The president of the firefighters union in Memphis, Tennessee is defending the actions of EMTs involved in the Tyre Nichols case.
In a letter to the Memphis City Council, Thomas Malone, president of the Memphis Fire Fighters Association, said his members “were not given adequate information upon dispatch or upon arrival on the scene” where Nichols, a 29-year-old Black man, had been repeatedly punched and kicked by police after a traffic stop on January 7.
“Quite frankly, there was information withheld by those already on the scene which caused our members to handle things differently than they should have,” Malone suggested.
Three Memphis Fire Department personnel were fired for failing to render emergency care during the January 7 incident.
CNN obtained the letter from Memphis City Council member Dr. Jeff Warren. CNN has reached out to both Malone and Ben Crump, an attorney for the Nichols family, and has yet to hear back.
Malone also said he was “disheartened” to see some members of the 1,600-employee department criticizing fellow members during a city council meeting last week.
“Our members respond to hundreds of calls over and over, without fail. One incident should not define the good work being done by these dedicated public servants and some have taken that position, unfortunately,” he said.
Memphis Fire Chief Gina Sweat told the council that training issues and the failure of EMTs to take personal accountability on a call were to blame for her department’s handling of the Nichols case.
Emergency medical technicians Robert Long and JaMichael Sandridge and fire Lt. Michelle Whitaker were fired, the fire department announced last month.
An investigation concluded that the two EMTs “failed to conduct an adequate patient assessment of Mr. Nichols” after responding based on both the initial call – in which they heard a person was pepper-sprayed – and information they were told at the scene, Sweat said in a news release.
Whitaker had remained in the fire truck, according to the chief’s statement.
The truck carrying the EMTs arrived at about 8:41 p.m. when Nichols was on the ground leaning against a police vehicle, the fire department said. An ambulance was called at 8:46 p.m. the department said. The ambulance arrived at 8:55 p.m. and left with Nichols 13 minutes later, according to the fire department.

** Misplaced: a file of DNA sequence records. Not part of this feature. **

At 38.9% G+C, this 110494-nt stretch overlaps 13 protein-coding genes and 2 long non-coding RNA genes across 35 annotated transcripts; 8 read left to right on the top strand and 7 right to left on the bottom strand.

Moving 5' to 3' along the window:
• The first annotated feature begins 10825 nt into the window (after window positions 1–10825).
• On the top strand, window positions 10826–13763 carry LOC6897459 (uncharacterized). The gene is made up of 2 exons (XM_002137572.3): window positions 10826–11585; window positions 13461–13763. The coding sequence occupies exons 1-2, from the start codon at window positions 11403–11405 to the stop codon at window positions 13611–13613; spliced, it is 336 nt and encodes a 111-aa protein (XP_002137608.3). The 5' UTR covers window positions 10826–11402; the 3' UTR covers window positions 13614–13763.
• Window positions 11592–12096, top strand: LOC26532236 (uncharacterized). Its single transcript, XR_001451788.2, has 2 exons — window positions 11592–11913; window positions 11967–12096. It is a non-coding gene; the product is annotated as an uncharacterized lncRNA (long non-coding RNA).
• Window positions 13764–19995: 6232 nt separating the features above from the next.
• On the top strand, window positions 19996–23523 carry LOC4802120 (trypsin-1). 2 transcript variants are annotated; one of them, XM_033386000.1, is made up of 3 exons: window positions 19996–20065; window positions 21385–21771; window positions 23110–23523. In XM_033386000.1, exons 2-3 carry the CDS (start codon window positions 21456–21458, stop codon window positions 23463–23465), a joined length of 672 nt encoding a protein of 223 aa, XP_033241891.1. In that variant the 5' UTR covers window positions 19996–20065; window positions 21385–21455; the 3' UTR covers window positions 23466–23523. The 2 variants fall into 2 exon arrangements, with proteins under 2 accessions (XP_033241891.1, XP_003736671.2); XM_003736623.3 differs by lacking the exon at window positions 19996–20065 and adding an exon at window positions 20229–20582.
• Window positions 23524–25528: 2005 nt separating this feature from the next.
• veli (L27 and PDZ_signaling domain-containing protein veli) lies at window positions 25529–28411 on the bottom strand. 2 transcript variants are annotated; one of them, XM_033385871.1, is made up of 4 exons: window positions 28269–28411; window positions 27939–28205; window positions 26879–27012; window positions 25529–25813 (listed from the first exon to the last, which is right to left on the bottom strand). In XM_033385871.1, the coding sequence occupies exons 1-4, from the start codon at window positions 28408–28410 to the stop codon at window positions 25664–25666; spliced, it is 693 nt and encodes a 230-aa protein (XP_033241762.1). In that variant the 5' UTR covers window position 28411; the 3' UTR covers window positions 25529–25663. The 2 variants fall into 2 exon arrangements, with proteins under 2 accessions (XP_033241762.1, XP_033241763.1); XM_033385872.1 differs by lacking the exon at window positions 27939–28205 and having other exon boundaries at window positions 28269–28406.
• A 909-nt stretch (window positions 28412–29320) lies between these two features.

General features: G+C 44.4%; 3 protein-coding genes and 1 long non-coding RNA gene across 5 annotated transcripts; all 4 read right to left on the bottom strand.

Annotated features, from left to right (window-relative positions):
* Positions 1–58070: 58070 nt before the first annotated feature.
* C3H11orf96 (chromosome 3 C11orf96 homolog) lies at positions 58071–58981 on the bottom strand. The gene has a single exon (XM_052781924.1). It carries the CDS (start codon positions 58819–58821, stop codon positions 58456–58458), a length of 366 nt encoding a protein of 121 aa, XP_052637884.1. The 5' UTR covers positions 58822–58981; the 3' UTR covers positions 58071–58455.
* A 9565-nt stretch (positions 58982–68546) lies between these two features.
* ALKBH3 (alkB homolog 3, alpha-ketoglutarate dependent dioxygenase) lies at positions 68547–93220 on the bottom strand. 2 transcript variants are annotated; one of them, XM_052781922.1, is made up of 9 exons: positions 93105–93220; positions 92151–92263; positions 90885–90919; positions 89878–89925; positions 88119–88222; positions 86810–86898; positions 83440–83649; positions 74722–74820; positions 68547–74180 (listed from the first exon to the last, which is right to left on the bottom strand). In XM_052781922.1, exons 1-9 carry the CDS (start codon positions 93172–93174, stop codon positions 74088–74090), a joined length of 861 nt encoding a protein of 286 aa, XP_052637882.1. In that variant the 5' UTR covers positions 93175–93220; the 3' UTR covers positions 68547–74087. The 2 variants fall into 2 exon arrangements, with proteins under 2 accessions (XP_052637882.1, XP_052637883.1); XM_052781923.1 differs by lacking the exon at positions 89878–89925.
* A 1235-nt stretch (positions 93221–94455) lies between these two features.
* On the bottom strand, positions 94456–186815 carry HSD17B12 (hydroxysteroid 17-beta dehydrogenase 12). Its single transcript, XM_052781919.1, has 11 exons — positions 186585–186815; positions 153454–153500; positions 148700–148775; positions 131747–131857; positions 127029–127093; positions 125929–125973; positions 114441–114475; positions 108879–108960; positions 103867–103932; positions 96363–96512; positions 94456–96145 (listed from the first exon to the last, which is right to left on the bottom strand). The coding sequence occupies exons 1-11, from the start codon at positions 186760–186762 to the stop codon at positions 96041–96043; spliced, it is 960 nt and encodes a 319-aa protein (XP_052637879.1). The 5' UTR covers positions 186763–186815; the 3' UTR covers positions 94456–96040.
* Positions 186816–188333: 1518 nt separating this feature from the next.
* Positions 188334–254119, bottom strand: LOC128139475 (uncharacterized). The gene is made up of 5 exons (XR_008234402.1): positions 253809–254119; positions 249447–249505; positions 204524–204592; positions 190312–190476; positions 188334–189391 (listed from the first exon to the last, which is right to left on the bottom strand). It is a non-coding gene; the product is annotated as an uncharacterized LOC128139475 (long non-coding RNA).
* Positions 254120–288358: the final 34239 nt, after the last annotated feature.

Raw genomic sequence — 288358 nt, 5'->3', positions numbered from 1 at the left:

Pole-camera video shows that between the time the EMTs arrived and the ambulance arrived, first responders repeatedly walked away from Nichols, with Nichols intermittently falling onto his side.
Since the incident, six officers have been fired, including five who are facing murder charges in Nichols’ death. On Monday, the Shelby County District Attorney’s Office spokesperson told CNN another of the fired officers involved in the incident would have his case’s reviewed.
The former officer, Preston Hemphill, was also fired for violating multiple police department policies, including personal conduct and truthfulness. He has not been charged in the case.
Last week, the district attorney’s office announced it would investigate all prior and pending cases involving the five officers who were criminally charged.
The officers were also added to a Giglio list, also known as a Brady list which documents law enforcement members who have been charged criminally or involved in incidents of untruthfulness or other issues that may undermine their credibility, according to the International Association of Chiefs of Police.
“The Shelby County District Attorney’s Office will add former Memphis Police Department Officer Preston Hemphill to the Giglio list. Additionally, the Office will investigate all prior and pending cases of Hemphill,” spokesperson Erica Williams said.
Hemphill’s attorney, Lee Gerald, declined to comment about the investigation or his client’s addition to the Giglio list.
Hemphill was seen on body camera video using his Taser on Nichols and later could be heard saying, “I hope they stomp his ass.”
After Nichols’ beating, Hemphill provided conflicting statements about the case, first saying on a form that Nichols tried to grab a fellow officer’s weapon, but later telling investigators he did not see that occur, according to a police department document obtained by CNN.